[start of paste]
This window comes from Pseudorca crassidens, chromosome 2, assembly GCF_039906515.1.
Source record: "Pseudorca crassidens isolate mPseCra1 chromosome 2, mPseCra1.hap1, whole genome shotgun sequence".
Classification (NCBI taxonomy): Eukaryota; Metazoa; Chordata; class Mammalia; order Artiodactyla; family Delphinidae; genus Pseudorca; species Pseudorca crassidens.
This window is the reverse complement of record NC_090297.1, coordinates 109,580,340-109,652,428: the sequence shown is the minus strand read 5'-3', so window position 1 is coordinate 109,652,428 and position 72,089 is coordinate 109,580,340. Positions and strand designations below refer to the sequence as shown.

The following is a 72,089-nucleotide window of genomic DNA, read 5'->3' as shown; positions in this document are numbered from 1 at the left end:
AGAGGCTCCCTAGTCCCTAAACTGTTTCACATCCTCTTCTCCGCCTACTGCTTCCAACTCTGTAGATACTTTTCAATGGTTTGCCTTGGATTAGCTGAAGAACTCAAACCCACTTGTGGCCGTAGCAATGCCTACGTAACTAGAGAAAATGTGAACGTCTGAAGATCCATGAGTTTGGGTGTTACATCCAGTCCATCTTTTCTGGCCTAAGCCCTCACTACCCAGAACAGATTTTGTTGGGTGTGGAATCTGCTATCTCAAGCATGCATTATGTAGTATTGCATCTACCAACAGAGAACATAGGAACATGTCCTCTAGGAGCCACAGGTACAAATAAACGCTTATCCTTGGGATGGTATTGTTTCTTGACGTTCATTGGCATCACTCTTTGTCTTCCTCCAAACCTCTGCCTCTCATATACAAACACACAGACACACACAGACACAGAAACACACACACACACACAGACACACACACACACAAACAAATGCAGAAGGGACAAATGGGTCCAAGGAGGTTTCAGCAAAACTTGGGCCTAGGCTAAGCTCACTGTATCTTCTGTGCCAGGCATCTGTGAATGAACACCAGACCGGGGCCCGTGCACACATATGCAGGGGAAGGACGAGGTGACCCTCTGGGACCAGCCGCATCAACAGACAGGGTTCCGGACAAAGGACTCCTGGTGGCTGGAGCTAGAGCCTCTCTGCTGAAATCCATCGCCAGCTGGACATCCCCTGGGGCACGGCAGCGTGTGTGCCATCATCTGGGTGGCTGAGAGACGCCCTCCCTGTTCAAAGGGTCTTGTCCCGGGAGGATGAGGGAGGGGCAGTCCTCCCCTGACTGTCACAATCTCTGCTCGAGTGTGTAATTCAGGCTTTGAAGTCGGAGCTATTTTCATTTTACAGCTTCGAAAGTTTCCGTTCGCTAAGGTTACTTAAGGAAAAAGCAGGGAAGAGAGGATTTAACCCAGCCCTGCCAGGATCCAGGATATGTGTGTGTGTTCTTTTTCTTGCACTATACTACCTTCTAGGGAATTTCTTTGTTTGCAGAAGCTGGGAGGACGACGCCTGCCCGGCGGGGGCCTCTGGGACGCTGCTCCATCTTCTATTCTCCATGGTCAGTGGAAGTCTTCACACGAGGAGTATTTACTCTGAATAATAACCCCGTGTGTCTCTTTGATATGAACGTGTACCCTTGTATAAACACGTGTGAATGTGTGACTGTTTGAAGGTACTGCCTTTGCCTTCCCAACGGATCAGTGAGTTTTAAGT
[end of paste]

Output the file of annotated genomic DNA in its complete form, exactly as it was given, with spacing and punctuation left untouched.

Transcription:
This window comes from Pseudorca crassidens, chromosome 2, assembly GCF_039906515.1.
Source record: "Pseudorca crassidens isolate mPseCra1 chromosome 2, mPseCra1.hap1, whole genome shotgun sequence".
Classification (NCBI taxonomy): Eukaryota; Metazoa; Chordata; class Mammalia; order Artiodactyla; family Delphinidae; genus Pseudorca; species Pseudorca crassidens.
This window is the reverse complement of record NC_090297.1, coordinates 109,580,340-109,652,428: the sequence shown is the minus strand read 5'-3', so window position 1 is coordinate 109,652,428 and position 72,089 is coordinate 109,580,340. Positions and strand designations below refer to the sequence as shown.

The following is a 72,089-nucleotide window of genomic DNA, read 5'->3' as shown; positions in this document are numbered from 1 at the left end:
AGAGGCTCCCTAGTCCCTAAACTGTTTCACATCCTCTTCTCCGCCTACTGCTTCCAACTCTGTAGATACTTTTCAATGGTTTGCCTTGGATTAGCTGAAGAACTCAAACCCACTTGTGGCCGTAGCAATGCCTACGTAACTAGAGAAAATGTGAACGTCTGAAGATCCATGAGTTTGGGTGTTACATCCAGTCCATCTTTTCTGGCCTAAGCCCTCACTACCCAGAACAGATTTTGTTGGGTGTGGAATCTGCTATCTCAAGCATGCATTATGTAGTATTGCATCTACCAACAGAGAACATAGGAACATGTCCTCTAGGAGCCACAGGTACAAATAAACGCTTATCCTTGGGATGGTATTGTTTCTTGACGTTCATTGGCATCACTCTTTGTCTTCCTCCAAACCTCTGCCTCTCATATACAAACACACAGACACACACAGACACAGAAACACACACACACACACAGACACACACACACACAAACAAATGCAGAAGGGACAAATGGGTCCAAGGAGGTTTCAGCAAAACTTGGGCCTAGGCTAAGCTCACTGTATCTTCTGTGCCAGGCATCTGTGAATGAACACCAGACCGGGGCCCGTGCACACATATGCAGGGGAAGGACGAGGTGACCCTCTGGGACCAGCCGCATCAACAGACAGGGTTCCGGACAAAGGACTCCTGGTGGCTGGAGCTAGAGCCTCTCTGCTGAAATCCATCGCCAGCTGGACATCCCCTGGGGCACGGCAGCGTGTGTGCCATCATCTGGGTGGCTGAGAGACGCCCTCCCTGTTCAAAGGGTCTTGTCCCGGGAGGATGAGGGAGGGGCAGTCCTCCCCTGACTGTCACAATCTCTGCTCGAGTGTGTAATTCAGGCTTTGAAGTCGGAGCTATTTTCATTTTACAGCTTCGAAAGTTTCCGTTCGCTAAGGTTACTTAAGGAAAAAGCAGGGAAGAGAGGATTTAACCCAGCCCTGCCAGGATCCAGGATATGTGTGTGTGTTCTTTTTCTTGCACTATACTACCTTCTAGGGAATTTCTTTGTTTGCAGAAGCTGGGAGGACGACGCCTGCCCGGCGGGGGCCTCTGGGACGCTGCTCCATCTTCTATTCTCCATGGTCAGTGGAAGTCTTCACACGAGGAGTATTTACTCTGAATAATAACCCCGTGTGTCTCTTTGATATGAACGTGTACCCTTGTATAAACACGTGTGAATGTGTGACTGTTTGAAGGTACTGCCTTTGCCTTCCCAACGGATCAGTGAGTTTTAAGT